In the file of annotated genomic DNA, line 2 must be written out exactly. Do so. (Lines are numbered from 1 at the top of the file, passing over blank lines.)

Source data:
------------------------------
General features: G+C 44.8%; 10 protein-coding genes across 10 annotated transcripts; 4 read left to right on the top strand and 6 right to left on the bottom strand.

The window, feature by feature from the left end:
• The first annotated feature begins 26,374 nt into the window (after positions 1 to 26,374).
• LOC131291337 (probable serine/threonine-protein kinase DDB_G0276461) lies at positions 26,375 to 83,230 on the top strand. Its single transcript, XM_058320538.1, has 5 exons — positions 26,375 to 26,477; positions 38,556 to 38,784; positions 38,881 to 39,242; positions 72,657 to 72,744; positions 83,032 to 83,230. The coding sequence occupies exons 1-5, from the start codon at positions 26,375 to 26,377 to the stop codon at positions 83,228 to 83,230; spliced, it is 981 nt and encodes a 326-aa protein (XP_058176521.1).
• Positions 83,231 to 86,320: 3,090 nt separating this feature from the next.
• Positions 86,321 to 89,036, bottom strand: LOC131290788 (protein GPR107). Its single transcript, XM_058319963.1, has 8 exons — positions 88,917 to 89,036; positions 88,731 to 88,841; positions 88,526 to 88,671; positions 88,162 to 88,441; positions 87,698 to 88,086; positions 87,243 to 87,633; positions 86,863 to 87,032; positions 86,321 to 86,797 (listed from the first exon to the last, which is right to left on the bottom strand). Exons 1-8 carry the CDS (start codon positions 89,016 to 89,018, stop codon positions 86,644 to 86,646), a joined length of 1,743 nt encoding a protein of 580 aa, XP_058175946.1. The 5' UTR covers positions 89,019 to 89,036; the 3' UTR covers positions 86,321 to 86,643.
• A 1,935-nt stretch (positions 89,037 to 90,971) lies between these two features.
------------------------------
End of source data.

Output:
The window, feature by feature from the left end: